The committee returned from recess. Bill Levine, Budget Director, Department of Natural Resources, explained the Colorado Water Conservation Board (CWCB) Construction Fund receives revenue from the repayment of loans, interest on the fund in the state treasury, and federal mineral royalty distributions (Attachment G). The CWCB received $14.4 million in federal mineral lease revenue in FY 2014-15 and $8.6 million in FY 2015-16. On average, the CWCB has received $13 million in federal mineral lease revenue over the last 9 years. As of June 30, 2017, the fund's value was approximately $600 million, of which $510 million is authorized for projects or loans in repayment, $10 million is available for new loans, and $80 million in water rights ownership. Mr. Levine explained that severance tax is paid by producers of oil, gas, coal, and other minerals. State law provides that 50 percent of severance tax revenues are credited to the Severance Tax Trust Fund and 50 percent of the revenues are credited to the Department of Local Affairs for grants and distributions to local governments impacted by mining activities. Of the revenue credited to the Severance Tax Trust Fund, 50 percent is allocated to the Perpetual Base Fund of the Severance Tax Trust Fund (or 25 percent of total severance tax revenues) for use by the CWCB to build water projects. The other 50 percent of Severance Tax Trust Fund revenues (or 25 percent of total severance tax revenues) are allocated to the Operational Fund to fund programs that "promote and encourage sound natural resource planning, management, and development related to minerals, energy, geology, and water." The CWCB is authorized to issue loans for water projects from moneys in the Severance Tax Trust Fund Perpetual Base Fund. As of June 30, 2017, the fund's value was approximately $410 million, of which $375 million is authorized for projects or loans in repayment. Approximately $35 million is available for future projects.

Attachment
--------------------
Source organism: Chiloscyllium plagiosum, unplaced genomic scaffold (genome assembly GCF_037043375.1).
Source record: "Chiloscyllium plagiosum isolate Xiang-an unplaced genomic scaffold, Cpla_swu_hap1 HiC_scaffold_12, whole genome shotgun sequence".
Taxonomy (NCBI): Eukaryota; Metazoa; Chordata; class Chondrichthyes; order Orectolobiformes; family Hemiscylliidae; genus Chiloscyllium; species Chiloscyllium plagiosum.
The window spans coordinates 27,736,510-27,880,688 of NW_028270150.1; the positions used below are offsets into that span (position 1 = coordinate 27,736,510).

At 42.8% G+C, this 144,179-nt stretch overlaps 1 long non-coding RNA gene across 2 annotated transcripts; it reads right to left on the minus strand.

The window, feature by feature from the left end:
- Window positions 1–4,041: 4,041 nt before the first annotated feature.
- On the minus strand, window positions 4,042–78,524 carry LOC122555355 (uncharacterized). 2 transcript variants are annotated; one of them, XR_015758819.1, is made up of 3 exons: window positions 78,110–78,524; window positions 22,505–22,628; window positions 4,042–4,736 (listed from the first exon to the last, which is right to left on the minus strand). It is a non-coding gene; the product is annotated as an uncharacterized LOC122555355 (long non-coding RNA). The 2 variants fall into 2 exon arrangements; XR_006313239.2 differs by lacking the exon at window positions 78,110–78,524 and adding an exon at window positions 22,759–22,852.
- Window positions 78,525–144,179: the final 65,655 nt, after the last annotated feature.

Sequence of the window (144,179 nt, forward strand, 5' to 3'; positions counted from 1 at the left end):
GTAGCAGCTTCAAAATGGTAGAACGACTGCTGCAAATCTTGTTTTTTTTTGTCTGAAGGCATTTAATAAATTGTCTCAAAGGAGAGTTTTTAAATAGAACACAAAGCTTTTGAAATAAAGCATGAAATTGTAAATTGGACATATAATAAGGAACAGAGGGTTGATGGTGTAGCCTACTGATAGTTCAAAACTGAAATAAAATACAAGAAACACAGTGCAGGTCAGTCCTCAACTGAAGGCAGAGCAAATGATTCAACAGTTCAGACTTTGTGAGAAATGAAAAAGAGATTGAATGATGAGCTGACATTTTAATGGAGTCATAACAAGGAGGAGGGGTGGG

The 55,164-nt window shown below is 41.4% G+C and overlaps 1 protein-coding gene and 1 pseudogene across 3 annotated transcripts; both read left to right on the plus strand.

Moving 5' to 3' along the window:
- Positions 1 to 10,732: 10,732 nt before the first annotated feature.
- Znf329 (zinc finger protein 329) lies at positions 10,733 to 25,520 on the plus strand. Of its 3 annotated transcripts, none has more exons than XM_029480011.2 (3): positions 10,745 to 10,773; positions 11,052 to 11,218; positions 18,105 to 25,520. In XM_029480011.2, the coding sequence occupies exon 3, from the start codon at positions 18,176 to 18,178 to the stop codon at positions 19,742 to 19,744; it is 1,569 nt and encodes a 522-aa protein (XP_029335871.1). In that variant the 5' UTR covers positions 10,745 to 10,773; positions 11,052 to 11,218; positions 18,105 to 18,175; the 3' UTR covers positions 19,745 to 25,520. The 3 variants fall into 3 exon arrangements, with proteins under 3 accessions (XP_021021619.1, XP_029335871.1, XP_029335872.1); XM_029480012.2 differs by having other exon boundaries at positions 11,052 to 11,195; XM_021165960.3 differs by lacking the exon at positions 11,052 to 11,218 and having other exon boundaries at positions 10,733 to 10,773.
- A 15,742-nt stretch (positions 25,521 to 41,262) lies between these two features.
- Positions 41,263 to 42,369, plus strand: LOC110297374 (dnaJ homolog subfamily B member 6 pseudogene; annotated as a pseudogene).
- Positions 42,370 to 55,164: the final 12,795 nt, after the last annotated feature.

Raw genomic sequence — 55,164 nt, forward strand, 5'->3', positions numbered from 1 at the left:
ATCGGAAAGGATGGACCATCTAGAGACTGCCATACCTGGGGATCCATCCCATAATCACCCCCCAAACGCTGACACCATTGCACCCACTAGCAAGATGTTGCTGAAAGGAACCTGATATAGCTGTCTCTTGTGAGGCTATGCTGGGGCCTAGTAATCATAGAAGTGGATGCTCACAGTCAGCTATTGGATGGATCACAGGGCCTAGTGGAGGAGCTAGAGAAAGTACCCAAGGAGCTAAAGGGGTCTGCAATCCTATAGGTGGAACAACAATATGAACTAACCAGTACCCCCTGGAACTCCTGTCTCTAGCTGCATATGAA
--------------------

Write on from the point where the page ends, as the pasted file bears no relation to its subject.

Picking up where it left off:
Mr. Levine identified the factors behind fluctuations in severance tax revenue including the price of oil and gas and the property tax offset for oil and gas producers. He also explained Senate Bill 16-281 addressed a severance tax refund obligation related to the Colorado Supreme Court's 2016, decision in BP America v. Colorado Department of Revenue. The act creates a mechanism for refunds of severance tax revenue to businesses, including businesses that revise their severance tax returns to claim additional tax deductions for tax years 2012 through 2015. The act established a reserve in which all severance tax revenues were set aside in order to make severance tax refunds prior to allocation to the Severance Tax Trust Fund and the Local Government Severance Tax Fund. The act also placed restrictions on several cash funds that received severance tax revenue until released by the Joint Budget Committee. None of these restricted funds were needed to pay refunds, and all restrictions have since been released by the Joint Budget Committee. Instead, severance tax moneys transferred to the General Fund were used for the refunds. As of March 2017, $110.1 million has been transferred from the General Fund for severance tax refunds between FY 2015-16 and FY 2016-17.
Mr. Levine explained that a law enacted in 2008 divides programs funded from the Operational Fund of the Severance Tax Trust Fund into two tiers. The tier 1 programs support the operations of the Colorado Department of Natural Resources, including paying salaries for employees. The tier 2 programs support grants, loans, research, and construction. Tier 2 programs are subject to proportional reduction if mid-year revenue projections indicate there are insufficient funds. The distribution of funding for tier 2 programs is staggered over the course of the fiscal year with 40 percent released July 1; 30 percent released January 4; and the final 30 percent released April 1. Mr. Levine estimated that Tier 2 programs will receive $14 million in FY 2017-18 under the current forecast.